According to increasing evidence, hypothermia can significantly improve outcomes in term neonates manifesting asphyxic insult and hypoxic-ischemic encephalopathy. Oxidative stress plays a key role in hypoxic-ischemic and inflammatory brain injuries. We investigated the impact of hypothermia on oxidative stress in babies with hypoxic-ischemic encephalopathy. Term infants were randomly selected for treatment with moderate whole body hypothermia or standard care on normothermia, after perinatal asphyxia. Total hydroperoxides as biochemical markers of oxidative stress, and C-reactive protein as a marker of inflammation, were assayed in blood samples drown at 6, 12, 24, 48, and 72 postnatal hours. In both hypothermic and normothermic groups, total hydroperoxides and C-reactive protein exhibited a continuous increase in the first days after birth. Nevertheless, a tendency was evident for slower and smaller elevations of total hydroperoxides and C-reactive protein in hypothermic compared with normothermic infants. A significant correlation was observed between total hydroperoxides and C-reactive protein in all patients, indicating an association between inflammation and oxidative stress during asphyxia. The slower increase and lower peaks of total hydroperoxides in the hypothermic group support the hypothesis that postasphyxic oxidative stress may be reduced by hypothermia.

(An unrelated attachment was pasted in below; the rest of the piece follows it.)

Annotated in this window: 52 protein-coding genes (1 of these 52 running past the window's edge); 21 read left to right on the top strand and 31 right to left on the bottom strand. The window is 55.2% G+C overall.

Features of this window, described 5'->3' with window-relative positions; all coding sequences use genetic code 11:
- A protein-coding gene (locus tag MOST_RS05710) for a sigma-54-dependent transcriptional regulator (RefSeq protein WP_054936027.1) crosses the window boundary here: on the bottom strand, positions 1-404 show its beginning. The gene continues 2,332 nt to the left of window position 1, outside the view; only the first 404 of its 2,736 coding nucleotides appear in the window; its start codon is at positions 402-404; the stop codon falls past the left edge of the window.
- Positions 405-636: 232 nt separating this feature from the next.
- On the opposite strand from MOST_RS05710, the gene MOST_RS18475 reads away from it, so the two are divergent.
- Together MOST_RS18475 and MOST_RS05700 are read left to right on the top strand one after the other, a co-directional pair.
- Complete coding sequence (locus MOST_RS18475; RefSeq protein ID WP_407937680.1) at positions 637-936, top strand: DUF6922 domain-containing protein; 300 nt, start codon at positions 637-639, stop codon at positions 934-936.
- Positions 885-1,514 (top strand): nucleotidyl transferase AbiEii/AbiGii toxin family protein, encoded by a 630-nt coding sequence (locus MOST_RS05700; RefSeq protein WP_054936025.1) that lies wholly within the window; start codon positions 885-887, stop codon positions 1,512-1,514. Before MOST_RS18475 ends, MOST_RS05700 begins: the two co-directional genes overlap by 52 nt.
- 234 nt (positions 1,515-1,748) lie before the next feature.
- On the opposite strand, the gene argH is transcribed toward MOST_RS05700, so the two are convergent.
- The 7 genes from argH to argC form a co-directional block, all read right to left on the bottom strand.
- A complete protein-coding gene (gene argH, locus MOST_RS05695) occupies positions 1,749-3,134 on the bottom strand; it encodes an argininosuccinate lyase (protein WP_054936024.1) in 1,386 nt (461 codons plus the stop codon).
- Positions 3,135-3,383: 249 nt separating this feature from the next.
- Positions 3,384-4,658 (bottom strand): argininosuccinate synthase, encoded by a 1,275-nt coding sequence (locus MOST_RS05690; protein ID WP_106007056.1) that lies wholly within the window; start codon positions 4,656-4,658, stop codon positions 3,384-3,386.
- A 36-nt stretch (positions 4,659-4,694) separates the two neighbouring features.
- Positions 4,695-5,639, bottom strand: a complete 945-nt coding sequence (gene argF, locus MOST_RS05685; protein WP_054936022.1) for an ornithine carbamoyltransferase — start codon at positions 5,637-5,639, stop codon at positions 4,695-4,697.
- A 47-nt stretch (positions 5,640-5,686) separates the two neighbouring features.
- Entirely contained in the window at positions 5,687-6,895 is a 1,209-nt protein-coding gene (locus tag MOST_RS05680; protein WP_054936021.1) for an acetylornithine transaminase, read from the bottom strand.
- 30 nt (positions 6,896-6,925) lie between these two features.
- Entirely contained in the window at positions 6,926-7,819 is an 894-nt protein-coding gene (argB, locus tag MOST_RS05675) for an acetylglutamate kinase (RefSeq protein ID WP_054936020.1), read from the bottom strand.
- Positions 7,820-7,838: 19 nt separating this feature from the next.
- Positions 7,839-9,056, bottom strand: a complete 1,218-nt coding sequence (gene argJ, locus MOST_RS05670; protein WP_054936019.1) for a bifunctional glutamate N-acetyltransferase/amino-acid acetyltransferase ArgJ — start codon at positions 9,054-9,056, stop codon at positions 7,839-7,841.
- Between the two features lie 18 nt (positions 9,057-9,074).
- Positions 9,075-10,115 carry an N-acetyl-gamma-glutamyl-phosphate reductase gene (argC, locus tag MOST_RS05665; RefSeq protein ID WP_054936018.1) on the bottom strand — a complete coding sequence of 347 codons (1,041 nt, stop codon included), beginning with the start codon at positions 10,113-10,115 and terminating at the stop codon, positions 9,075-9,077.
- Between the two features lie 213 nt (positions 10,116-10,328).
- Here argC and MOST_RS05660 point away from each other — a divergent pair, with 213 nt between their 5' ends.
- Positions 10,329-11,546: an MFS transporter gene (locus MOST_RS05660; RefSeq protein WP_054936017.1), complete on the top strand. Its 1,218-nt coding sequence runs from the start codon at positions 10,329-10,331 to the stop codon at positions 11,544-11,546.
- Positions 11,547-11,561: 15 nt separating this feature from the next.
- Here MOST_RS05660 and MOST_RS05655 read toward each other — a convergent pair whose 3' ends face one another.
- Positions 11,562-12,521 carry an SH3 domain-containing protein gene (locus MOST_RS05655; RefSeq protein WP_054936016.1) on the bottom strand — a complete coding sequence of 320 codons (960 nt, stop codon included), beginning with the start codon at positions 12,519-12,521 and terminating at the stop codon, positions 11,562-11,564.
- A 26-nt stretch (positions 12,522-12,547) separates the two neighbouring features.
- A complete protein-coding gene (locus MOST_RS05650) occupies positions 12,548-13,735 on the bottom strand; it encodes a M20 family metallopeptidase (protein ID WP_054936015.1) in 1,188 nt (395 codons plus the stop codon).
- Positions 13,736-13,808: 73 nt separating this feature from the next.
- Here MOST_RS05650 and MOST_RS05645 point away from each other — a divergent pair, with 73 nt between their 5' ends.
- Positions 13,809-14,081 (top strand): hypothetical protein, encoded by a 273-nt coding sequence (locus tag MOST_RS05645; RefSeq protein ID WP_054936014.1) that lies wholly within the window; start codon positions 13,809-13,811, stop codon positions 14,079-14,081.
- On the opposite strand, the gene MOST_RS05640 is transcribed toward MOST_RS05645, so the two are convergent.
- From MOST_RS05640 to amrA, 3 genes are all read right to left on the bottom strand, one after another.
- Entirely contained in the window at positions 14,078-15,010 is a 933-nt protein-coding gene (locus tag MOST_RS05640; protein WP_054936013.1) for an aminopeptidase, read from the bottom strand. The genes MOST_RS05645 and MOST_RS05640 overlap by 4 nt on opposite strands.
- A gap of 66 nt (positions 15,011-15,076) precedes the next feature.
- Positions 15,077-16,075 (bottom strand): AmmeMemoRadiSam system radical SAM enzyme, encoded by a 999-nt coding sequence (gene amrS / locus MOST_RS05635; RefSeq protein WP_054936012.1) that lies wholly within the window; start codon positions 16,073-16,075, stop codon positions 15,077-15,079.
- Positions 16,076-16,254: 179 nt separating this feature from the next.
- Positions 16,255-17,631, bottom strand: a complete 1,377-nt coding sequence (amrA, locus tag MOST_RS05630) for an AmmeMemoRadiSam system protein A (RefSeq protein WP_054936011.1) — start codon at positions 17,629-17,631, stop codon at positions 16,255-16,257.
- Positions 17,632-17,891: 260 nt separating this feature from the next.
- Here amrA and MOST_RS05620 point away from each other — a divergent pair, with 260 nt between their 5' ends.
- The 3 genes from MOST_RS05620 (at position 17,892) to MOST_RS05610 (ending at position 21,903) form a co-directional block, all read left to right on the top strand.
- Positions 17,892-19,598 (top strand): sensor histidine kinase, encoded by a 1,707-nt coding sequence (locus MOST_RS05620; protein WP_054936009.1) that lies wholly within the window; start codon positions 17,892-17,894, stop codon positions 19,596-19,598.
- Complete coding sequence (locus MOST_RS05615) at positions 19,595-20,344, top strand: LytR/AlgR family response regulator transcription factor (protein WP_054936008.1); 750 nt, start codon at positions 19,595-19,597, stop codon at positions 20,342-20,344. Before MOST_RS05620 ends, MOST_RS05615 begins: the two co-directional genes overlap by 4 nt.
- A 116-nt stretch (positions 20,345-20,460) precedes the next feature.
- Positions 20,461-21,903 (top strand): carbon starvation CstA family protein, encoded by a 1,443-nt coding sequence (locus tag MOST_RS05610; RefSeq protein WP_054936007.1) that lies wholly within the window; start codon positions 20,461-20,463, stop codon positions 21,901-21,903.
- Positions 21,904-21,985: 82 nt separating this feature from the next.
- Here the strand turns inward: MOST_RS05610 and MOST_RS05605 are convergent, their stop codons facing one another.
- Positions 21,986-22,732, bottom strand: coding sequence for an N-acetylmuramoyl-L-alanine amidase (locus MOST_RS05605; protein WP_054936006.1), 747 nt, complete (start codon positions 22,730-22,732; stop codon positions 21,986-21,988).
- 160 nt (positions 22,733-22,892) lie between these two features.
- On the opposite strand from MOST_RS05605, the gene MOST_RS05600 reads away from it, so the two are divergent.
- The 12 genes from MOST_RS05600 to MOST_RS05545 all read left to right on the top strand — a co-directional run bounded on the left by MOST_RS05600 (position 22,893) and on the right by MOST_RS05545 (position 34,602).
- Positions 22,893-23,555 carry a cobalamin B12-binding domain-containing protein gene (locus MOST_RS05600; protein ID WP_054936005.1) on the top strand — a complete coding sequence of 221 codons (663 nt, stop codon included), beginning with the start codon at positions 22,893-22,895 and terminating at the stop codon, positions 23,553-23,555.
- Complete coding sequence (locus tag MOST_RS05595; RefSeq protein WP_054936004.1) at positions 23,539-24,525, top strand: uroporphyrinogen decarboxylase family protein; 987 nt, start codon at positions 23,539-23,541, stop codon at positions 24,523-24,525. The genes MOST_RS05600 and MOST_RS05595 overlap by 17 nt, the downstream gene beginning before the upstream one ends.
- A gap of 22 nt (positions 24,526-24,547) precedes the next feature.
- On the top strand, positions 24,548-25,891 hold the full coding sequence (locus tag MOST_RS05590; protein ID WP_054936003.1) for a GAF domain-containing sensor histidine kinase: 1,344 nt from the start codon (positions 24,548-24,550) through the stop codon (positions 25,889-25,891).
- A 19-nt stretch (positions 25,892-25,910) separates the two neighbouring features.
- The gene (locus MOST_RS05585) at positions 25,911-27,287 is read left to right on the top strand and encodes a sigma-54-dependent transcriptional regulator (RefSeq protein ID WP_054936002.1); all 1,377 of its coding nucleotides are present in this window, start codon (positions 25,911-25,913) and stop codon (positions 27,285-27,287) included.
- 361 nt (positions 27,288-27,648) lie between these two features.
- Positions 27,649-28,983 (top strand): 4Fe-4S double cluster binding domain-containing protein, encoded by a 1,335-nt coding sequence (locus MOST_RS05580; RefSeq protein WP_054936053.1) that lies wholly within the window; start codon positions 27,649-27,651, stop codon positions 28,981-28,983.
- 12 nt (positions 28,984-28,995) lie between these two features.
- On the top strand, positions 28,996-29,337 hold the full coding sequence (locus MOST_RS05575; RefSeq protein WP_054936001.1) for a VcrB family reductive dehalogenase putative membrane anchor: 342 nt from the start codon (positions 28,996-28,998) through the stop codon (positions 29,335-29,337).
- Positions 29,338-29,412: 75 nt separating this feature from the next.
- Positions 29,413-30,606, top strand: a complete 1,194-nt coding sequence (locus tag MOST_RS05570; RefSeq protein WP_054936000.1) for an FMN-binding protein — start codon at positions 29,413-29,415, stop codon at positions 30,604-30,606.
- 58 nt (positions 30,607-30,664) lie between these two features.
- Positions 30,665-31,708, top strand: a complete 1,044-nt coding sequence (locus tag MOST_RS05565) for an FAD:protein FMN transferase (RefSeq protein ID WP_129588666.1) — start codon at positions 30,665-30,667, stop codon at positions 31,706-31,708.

|Number of pages||5|
|Publication status||Published - Oct 2010|
ASJC Scopus subject areas
- Pediatrics, Perinatology, and Child Health
- Developmental Neuroscience
- Clinical Neurology